” How can you love someone with a mental illness? ” is a question I have fired at, screamed at and on nicer days asked my husband. It’s something that has hounded the last 6 years of our relationship and still although I have now accepted he does love me warts and all, it has not always been that way.
I have been hurtful, cruel and out of order on far too many occasions, I have done things I am not proud of and always, always has he stood by me.
He has watched the women he fell in love with, the happy, go lucky, larger than life lover drop into a deep depressive hole with no escape. I believe he met me in a manic mood, where everything in my life, including me was perfect; of course this was not true.
I made him love him, to him I was perfect and he still reassures me he feels the exact same, if not more now because he has seen how much strength I have.
It is not difficult to love someone with a mental illness, you cannot help who you fall in love with but it can be difficult to live with someone with bipolar in my case.
Can you image his face when I whispered “Help, my shrink is trying to poison me”.
My husband is my best friend, I can tell him things I can’t tell anyone else, yet I do try to shield him as much as I can about my crazy world.
I do think having incredible patience and understanding is vital, to love someone with a mental illness must be a tough challenge and a never ending battle. Just when you think you have got somewhere and you’re moving forward and you start to imagine a future, BANG, your life is turned upside again.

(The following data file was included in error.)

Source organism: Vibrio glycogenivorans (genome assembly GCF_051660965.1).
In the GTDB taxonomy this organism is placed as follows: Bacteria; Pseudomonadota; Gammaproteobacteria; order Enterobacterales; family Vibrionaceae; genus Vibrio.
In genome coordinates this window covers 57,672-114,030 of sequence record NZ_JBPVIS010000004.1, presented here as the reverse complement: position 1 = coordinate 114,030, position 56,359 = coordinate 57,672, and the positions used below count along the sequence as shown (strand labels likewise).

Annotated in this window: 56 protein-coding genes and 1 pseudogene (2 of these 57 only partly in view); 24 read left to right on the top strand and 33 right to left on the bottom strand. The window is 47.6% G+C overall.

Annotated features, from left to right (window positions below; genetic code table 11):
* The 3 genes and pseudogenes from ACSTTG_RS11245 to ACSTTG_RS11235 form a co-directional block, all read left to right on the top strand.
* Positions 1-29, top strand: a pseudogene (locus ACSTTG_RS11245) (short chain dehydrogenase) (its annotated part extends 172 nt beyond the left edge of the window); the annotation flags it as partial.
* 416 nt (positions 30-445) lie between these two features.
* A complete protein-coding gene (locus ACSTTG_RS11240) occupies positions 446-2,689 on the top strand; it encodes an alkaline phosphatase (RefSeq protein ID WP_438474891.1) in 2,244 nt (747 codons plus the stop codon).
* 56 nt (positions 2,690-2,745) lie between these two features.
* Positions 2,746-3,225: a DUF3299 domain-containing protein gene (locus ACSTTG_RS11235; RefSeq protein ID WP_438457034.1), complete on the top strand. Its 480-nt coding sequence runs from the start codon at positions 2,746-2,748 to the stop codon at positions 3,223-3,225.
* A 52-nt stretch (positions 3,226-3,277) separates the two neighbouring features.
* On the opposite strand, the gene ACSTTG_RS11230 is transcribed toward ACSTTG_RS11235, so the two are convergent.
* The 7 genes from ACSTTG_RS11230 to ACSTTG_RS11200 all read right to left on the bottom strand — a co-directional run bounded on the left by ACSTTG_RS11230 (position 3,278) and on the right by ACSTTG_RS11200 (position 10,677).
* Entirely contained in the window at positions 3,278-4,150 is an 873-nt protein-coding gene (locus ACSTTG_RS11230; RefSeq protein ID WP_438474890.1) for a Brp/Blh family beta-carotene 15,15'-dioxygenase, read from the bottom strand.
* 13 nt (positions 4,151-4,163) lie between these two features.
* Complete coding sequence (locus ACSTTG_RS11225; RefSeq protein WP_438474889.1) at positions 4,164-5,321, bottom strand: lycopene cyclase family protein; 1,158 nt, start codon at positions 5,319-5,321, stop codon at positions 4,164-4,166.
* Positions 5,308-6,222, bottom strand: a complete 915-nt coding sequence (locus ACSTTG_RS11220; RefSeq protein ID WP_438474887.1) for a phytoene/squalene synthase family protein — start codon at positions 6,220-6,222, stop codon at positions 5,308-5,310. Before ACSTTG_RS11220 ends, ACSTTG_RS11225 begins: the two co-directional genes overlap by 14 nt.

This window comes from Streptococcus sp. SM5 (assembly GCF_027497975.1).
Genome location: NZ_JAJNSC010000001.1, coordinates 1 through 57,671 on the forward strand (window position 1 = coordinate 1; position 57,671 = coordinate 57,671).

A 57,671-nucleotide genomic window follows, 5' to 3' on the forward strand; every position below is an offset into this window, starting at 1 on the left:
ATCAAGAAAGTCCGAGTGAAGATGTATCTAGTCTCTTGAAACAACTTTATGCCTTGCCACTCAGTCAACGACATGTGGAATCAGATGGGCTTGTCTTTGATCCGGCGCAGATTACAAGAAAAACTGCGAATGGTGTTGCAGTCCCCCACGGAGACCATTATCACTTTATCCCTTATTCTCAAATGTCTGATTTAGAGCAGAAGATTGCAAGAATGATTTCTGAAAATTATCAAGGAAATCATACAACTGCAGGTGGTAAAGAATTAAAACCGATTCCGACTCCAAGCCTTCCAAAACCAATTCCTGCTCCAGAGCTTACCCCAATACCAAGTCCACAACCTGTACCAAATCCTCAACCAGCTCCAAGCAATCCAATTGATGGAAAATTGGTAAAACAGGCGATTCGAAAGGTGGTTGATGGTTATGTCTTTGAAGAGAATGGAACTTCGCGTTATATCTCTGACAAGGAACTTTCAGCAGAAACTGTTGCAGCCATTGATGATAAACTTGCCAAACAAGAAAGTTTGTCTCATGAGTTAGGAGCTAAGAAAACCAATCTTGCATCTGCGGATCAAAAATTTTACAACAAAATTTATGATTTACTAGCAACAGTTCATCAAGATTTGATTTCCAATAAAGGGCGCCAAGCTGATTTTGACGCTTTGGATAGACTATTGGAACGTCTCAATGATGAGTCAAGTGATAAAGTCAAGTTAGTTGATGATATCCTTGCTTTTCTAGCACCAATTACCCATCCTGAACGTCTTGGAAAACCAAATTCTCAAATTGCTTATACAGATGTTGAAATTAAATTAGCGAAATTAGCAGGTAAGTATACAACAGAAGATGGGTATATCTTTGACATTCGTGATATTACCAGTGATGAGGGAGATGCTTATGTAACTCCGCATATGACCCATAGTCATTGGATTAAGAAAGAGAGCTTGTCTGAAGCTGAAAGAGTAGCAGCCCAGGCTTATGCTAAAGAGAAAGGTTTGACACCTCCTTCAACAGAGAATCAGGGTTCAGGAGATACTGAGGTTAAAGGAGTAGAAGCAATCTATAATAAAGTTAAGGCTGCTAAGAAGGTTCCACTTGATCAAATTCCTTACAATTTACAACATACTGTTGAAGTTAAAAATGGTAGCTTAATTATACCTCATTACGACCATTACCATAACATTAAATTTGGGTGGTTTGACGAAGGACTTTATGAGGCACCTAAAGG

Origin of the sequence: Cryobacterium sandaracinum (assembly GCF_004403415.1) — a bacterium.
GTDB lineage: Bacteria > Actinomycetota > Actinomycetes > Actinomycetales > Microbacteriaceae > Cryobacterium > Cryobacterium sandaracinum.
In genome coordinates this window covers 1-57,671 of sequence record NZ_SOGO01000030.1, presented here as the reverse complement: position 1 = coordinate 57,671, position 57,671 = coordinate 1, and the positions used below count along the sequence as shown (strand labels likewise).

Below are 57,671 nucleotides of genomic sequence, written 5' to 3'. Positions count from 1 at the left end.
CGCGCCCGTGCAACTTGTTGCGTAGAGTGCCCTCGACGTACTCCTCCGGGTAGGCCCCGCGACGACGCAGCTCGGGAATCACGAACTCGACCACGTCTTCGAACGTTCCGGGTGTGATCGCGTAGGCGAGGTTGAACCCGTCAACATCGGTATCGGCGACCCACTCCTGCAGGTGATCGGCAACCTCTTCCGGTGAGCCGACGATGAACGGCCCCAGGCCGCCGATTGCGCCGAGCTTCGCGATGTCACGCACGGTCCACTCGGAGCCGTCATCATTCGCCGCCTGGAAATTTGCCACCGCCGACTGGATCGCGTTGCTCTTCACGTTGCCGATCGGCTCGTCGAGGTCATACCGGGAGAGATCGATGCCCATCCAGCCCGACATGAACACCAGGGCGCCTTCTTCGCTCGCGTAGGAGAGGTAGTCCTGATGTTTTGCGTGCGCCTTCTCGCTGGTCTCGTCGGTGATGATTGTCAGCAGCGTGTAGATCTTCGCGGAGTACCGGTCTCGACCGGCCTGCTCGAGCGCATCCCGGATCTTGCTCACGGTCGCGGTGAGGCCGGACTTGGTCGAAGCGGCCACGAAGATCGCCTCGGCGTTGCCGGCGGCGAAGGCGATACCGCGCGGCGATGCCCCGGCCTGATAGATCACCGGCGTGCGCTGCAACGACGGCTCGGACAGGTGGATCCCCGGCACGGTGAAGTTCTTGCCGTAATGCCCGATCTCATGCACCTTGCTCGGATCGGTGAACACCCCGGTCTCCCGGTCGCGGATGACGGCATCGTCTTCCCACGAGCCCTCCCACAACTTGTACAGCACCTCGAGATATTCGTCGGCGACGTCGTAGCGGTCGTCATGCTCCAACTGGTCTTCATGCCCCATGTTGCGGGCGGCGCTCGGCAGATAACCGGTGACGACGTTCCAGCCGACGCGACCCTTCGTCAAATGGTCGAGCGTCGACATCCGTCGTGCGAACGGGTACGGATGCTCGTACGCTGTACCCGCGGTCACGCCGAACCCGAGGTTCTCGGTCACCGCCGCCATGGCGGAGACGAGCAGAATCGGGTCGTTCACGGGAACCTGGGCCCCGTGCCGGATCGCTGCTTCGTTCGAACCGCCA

My husband does get angry and frustrated at me, especially when I don’t take my medications or don’t take the correct care of myself. Caring for someone with a mental illness is difficult. What hurts him more is watching me hurt. It destroys him to have to watch me lose control and claw and fight my way back through the dirt.
When I am lost in the black tunnel of despair he takes over. He has to be both mum and dad to our children and that is difficult for me to accept, that I cannot always control the things that happen in my life.
I have written a letter of apology to my children and it highlights some of the things that my husband has had to deal with, all because he decided to love someone with a mental illness.
He reminds me that he loves me despite my “crazy mind” and it’s what makes me so special to him. I was mentally ill when I met him; it just took a few more years before I was finally diagnosed. I do feel I robbed him, wonder if he knew what I was; would he still have taken me on? He assures me he would have and says I will never get rid of him now. It seems as if I’m stuck with him.
To love someone with mental illness is easy; you just listen to your heart. We are still loveable and we deserve respect and loyalty as much as any non-mentally ill partner.
Our marriage is normal, we get on, we laugh and we cry, we argue and then we make up. OK so we have a few little hurdles in between but hey we can’t all be perfect.